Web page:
CAREER-VIEW MIRROR - biographies of colleagues in the automotive and mobility industries.

Side Mirror: Delegating Part 2 - Delegating with the Guiding Principles of Fulfilling Performance

September 11, 2023 Andy Follows Episode 133
CAREER-VIEW MIRROR - biographies of colleagues in the automotive and mobility industries.
Side Mirror: Delegating Part 2 - Delegating with the Guiding Principles of Fulfilling Performance
Show Notes Transcript

You know you "should" delegate more, but that doesn't make it any easier.

This is the second of a two part Side Mirror on delegating. The first part (Episode 132) addresses the Purpose and Paradigms of Effective Delegation and in this part I'm going to walk you through the Guiding Principles of Fulfilling Performance and how we can use them to delegate effectively.

At Aquilae we approach delivering results and growing the people through our mission of enabling Fulfilling Performance. I explain this concept of Fulfilling Performance and how to enable it in episodes 60-62.

In short we want to see people performing at a high level and feeling fulfilled by using as much of their talent, intelligence, creativity and capability as possible. We want their underlying capability to be increasing over time and we wish for them to be energised and fulfilled, or literally made whole, by the meaningful work that they are doing so that they are also great partners, parents and all round human beings.

To help us enable Fulfilling Performance, we have our four Guiding Principles: Know why. Be Clear. Equip yourself. And Support others. Those principles each address needs that are so fundamental to how humans perform I’m confident that they can help guide you on your mission too.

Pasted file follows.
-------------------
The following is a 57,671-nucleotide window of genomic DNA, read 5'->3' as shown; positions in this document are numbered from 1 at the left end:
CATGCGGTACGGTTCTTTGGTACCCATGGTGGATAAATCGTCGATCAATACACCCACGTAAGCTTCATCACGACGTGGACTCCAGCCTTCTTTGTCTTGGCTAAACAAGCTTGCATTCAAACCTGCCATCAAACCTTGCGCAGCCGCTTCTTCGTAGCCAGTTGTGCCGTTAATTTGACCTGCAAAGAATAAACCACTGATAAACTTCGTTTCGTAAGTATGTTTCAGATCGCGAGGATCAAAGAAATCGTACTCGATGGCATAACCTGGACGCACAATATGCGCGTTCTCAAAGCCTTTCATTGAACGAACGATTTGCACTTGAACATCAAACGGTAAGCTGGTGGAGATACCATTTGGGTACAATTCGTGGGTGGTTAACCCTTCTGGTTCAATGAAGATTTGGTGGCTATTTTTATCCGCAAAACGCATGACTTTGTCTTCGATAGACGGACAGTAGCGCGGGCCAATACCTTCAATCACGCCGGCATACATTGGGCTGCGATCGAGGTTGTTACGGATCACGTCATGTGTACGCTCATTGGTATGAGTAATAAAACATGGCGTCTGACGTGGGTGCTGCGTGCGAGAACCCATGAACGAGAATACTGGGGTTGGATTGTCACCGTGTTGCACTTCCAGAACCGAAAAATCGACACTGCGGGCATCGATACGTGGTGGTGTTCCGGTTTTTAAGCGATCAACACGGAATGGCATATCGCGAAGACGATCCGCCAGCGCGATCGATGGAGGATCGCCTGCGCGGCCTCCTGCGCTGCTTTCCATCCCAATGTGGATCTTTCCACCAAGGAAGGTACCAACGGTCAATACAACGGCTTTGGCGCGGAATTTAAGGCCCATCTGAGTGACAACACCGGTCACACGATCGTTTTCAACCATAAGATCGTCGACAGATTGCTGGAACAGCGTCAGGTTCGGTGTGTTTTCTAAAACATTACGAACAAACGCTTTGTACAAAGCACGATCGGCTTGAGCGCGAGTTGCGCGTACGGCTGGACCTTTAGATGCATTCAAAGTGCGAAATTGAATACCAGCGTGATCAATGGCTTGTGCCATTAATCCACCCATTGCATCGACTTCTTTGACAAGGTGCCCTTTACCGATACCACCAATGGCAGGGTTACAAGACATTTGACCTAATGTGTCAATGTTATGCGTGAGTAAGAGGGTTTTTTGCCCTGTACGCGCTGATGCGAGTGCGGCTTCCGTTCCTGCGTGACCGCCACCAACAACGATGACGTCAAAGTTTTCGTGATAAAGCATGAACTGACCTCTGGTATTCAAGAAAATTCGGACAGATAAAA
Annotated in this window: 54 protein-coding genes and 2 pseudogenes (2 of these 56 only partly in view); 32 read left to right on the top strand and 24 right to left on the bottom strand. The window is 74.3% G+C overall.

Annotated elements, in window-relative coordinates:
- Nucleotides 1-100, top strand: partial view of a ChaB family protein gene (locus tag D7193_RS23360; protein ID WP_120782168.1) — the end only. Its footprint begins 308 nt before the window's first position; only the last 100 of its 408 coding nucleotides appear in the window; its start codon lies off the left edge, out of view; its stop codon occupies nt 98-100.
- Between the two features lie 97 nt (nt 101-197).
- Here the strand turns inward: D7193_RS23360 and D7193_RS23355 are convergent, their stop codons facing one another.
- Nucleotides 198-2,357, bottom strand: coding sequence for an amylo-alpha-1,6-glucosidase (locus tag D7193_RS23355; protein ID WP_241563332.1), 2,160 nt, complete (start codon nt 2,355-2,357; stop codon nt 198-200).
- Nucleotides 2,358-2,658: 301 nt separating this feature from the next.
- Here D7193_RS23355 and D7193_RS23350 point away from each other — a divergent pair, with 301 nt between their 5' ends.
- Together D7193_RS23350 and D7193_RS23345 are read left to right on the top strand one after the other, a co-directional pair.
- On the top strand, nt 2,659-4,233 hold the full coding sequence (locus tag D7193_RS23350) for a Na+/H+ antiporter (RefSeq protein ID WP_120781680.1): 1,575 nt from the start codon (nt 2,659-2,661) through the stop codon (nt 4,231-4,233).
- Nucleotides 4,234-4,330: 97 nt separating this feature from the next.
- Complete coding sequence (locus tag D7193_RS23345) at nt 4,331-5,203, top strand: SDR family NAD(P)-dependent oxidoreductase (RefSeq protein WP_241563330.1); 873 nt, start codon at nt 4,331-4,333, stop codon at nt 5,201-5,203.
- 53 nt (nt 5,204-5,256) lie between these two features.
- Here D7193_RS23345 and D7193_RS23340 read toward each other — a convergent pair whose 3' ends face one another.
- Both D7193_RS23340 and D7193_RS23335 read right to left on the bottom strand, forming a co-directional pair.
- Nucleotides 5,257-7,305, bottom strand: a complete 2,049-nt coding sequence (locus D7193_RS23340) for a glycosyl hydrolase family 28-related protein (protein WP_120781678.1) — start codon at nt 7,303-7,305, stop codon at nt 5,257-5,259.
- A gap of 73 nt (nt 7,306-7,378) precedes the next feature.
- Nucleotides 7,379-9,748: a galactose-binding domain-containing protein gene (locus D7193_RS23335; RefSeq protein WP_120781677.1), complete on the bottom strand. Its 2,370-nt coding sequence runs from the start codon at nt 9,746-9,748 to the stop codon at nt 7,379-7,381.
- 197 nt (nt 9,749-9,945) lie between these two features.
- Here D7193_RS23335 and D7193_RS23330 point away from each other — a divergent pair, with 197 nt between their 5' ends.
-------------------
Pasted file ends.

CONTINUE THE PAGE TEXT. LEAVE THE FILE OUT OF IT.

Supporting Episodes:
Episode 60: Side Mirror: Fulfilling Performance 1 - The origin story of Aquilae’s vision and mission.
Episode 61: Side Mirror: Fulfilling Performance 2 - Reflecting on your experience of Fulfilling Performance in your own career.
Episode 62: Side Mirror: Fulfilling Performance 3 - How to apply the Fulfilling Performance Framework.
Episode 99: Flow, Purpose and Growing People
Episode 120: The Power of Paradigms
Episode 129: Leading from Behind

Thank you to our sponsors: 

ASKE Consulting

Email: hello@askeconsulting.co.uk

Aquilae

Email: cvm@aquilae.co.uk


Episode Directory on Instagram @careerviewmirror  


If you enjoy listening to our guests career stories, please follow CAREER-VIEW MIRROR in your podcast app. 


Episode recorded on 25 August 2023.

Andy Follows:

I am sitting in lovely Siesta Key, florida. I'm coming from Bangkok in Thailand, prague and the Czech Republic, cairo in Egypt, auckland, new Zealand, london, england. Welcome to Career View Mirror, the automotive podcast that goes behind the scenes with key players in the industry looking back over their careers so far, showing insights to help you with your own journey. I'm your host, andy Follows. Hello listeners and welcome to this side mirror episode of Career View Mirror. If you're a regular listener, thank you and welcome back. You'll be aware that most of our episodes feature interviews with people with a link to the automotive industry who kindly share their life and career journeys with us. We celebrate their careers, listen to their stories and learn from their experiences. From time to time we also publish the side mirror episodes, which introduce concepts and tools that feature in our signature towards fulfilling performance development program. Please feel free to share any of our episodes with people you lead, parent or mentor. For more details about our Towards Fulfilling Performance program, you can contact us at CVM at aquiliecouk. You'll find that email address in the show notes to this episode. This is the second of a two-part side mirror on delegating. The first part address the purpose and paradigms of effective delegation and in this part I'm going to walk you through the guiding principles of fulfilling performance and how we can use them to delegate effectively.

Andy Follows: